3. Whittling: Over the span of a few years, we’ve given our three bigger boys pocket knives of their own. We learned quickly that our 6 year old is not ready to use the actual knife part, so he practices whittling using the metal nail file on it. (Your 6 year old might be, ours just tends to get distracted and knick his hands a little. Eek!) Along with the knives, we also gave them a pack of soap bars. Since soap is so soft it makes for a gentler, easier introduction to whittling. A magazine we picked up at Home Depot provided instructions for fun projects they could do whittling. But mostly my guys just love skimming sticks from the yard while I read to them. My girl has adapted to her lack of pocket knife ownership by using a thick, short stick to scrape at a longer, skinnier stick. When she’s old enough, we’ll happily give her one too. For us, “old enough” is looking like 8 years old, but it could change depending on the child. I was nervous giving them knives at first, but when they’re whittling they really settle in and concentrate on the task at hand. They’ve made little arrowheads, s’more sticks, and wooden daggers, but most importantly for me they’ve learned to be safe and responsible with a potentially dangerous object.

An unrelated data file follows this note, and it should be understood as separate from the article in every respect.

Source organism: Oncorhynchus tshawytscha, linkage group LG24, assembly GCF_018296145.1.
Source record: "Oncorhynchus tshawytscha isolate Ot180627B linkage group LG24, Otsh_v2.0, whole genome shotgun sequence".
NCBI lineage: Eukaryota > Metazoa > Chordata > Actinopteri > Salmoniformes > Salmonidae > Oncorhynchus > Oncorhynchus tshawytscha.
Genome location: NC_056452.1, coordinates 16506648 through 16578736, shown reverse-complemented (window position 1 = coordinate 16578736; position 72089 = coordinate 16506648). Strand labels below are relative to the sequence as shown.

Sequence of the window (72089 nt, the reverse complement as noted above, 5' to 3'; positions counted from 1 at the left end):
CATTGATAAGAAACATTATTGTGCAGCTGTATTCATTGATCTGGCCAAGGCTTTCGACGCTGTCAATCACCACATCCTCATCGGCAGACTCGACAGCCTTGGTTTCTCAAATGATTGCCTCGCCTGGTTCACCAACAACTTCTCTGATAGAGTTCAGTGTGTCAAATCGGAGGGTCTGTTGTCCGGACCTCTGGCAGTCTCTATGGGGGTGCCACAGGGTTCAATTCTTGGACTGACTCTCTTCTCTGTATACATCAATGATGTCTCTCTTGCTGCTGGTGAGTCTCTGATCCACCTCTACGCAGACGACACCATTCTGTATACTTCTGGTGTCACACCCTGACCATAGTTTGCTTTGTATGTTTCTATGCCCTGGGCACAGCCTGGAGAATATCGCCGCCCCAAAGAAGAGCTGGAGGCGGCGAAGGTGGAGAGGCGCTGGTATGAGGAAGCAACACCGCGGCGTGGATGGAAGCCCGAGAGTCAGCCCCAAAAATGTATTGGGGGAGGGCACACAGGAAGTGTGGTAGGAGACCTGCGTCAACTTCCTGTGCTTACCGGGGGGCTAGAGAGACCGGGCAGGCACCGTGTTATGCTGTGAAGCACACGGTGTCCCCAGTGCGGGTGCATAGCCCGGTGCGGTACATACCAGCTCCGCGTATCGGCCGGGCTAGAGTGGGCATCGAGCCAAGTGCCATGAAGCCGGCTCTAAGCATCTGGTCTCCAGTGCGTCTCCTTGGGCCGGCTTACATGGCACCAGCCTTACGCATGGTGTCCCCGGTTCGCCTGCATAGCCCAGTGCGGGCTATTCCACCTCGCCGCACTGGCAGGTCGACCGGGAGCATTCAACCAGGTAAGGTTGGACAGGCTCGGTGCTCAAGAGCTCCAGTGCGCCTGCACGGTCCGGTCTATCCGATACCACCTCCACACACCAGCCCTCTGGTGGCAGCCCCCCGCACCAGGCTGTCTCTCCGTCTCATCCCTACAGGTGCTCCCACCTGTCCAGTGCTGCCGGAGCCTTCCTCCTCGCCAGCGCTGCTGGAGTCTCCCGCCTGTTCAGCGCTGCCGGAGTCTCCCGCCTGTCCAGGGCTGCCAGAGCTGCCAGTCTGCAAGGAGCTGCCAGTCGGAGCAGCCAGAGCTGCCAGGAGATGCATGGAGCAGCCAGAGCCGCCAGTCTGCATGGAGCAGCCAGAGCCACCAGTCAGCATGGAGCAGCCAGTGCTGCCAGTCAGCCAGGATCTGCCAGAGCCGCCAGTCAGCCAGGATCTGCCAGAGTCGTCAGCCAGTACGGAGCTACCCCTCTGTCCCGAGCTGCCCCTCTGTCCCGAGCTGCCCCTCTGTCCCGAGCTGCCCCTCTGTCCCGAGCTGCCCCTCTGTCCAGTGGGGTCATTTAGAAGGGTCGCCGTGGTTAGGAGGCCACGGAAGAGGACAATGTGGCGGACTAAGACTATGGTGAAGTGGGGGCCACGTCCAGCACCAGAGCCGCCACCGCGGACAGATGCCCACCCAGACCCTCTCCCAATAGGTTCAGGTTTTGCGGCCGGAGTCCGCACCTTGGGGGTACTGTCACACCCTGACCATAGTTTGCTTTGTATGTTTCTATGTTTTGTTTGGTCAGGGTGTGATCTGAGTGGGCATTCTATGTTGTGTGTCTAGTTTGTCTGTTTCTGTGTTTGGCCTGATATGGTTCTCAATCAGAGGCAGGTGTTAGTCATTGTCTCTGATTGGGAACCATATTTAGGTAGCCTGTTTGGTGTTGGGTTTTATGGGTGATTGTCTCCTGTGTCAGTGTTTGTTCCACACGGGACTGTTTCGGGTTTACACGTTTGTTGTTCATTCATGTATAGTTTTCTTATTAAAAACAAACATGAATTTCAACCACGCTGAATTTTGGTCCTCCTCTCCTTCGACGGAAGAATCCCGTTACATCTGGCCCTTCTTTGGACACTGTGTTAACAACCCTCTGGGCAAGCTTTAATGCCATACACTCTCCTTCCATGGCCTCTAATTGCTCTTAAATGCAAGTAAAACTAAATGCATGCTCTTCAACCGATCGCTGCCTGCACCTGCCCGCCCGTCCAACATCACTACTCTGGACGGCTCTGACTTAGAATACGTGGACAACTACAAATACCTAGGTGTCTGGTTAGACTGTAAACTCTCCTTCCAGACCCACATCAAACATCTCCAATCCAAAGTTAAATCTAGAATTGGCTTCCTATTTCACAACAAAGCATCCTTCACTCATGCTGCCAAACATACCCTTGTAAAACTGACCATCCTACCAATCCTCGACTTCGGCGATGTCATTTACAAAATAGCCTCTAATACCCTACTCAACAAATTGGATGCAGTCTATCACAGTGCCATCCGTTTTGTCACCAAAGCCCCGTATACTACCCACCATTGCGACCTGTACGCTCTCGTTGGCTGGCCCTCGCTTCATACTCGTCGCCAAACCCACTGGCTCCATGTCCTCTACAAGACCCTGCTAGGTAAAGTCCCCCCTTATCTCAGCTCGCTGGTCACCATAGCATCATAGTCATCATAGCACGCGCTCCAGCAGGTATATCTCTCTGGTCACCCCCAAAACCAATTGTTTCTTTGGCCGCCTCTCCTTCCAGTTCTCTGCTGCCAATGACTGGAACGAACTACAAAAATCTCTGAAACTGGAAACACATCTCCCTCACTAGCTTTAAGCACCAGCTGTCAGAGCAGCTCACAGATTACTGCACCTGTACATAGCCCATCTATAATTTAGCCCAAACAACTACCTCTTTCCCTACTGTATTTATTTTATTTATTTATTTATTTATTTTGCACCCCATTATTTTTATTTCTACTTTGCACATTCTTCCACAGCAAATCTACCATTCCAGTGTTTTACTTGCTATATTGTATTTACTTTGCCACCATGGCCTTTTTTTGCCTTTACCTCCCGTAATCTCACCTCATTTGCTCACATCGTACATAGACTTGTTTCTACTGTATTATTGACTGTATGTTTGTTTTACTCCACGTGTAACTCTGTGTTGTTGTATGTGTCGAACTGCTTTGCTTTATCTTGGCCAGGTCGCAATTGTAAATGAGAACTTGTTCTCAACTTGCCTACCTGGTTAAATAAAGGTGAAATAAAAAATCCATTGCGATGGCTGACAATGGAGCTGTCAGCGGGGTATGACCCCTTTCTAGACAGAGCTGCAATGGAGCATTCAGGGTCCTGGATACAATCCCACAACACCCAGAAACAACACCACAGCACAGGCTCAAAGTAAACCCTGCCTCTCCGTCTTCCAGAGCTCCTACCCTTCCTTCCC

4. Perler beads: Friends’ children started doing these first and I remembered them from my own childhood fun. I was interested in trying them with my crew, but thought perhaps it would be too meticulous for their liking. Well, I was half-right. It was too meticulous and high maintenance for them – at first. They would start building, become frustrated if the result didn’t exactly match the picture in their head or if they (or oh no, someone else) bumped the board and sent the beads spilling. It was kind of a big, dramatic deal around here full of tears and frustrated hand wringing that left me wondering why I thought these were a good idea in the first place. But then with a little time, it all changed. And not by my doing. We finished the ones we started then put the beads on the shelf for a while. Eventually the boys brought the beads out on their own and started working with them again. I gave suggestions about taking breaks if frustrated and putting the boards somewhere “safe” (i.e. away from little brother’s hands or little sister’s twirling). They did that. Gradually their stamina for the work and their endurance through the frustrations increased. They’re understanding more about how the designs work and are more willing to dump a board and start again whether by choice or by accident. They’re also very creative in their designs and always proud of their work in the end.  I think Charlotte Mason knew that developing their hands also developed their minds and characters.